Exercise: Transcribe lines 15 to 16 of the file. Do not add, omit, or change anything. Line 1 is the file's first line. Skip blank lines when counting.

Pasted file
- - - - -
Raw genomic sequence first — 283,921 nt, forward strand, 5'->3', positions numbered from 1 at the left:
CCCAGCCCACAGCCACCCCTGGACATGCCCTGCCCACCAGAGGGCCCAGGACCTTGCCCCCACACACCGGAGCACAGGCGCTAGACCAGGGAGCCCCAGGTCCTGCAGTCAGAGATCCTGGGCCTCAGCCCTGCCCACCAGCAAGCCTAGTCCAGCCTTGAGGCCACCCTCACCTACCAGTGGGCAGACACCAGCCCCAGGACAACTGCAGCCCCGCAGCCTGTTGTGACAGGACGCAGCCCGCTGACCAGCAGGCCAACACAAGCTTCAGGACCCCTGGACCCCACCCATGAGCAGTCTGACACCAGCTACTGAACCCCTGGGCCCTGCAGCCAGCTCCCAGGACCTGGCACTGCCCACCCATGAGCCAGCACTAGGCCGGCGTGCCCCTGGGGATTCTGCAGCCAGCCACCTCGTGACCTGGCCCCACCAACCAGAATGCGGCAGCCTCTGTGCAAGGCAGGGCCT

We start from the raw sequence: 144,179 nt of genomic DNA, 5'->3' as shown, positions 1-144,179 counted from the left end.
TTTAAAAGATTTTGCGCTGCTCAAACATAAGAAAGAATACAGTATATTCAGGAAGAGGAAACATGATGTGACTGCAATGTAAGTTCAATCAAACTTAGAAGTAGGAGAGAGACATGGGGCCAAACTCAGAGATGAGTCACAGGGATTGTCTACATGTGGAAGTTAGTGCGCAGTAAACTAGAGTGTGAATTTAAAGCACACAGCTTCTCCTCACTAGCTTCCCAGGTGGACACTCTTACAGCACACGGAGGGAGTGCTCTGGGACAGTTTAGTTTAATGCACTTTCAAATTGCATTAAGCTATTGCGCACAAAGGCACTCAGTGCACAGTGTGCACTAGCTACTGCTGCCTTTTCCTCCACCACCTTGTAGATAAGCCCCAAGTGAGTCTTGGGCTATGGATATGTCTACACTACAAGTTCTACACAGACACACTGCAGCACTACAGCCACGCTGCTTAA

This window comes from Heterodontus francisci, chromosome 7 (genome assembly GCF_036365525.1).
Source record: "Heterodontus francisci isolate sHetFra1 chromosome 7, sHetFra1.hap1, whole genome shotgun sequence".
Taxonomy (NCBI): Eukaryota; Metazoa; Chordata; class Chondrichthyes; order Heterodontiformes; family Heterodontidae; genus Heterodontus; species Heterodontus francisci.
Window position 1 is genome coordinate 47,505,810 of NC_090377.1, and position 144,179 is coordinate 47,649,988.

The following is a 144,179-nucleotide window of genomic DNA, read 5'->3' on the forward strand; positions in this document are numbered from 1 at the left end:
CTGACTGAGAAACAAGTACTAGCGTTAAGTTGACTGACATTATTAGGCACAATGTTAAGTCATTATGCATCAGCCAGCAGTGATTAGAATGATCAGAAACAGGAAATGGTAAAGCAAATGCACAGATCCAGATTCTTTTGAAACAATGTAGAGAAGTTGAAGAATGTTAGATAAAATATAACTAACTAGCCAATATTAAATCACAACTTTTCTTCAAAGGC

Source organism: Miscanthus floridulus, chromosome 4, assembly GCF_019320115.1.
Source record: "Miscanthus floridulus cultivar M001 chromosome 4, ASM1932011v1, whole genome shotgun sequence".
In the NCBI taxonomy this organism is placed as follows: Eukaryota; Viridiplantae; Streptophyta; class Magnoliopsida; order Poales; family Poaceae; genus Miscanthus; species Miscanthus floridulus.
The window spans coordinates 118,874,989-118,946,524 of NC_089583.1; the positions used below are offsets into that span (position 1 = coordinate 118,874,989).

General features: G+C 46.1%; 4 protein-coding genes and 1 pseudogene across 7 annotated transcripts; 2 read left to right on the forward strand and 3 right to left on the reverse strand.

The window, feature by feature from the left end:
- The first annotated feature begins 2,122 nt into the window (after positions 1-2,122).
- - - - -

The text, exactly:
General features: G+C 46.1%; 4 protein-coding genes and 1 pseudogene across 7 annotated transcripts; 2 read left to right on the forward strand and 3 right to left on the reverse strand.

The window, feature by feature from the left end: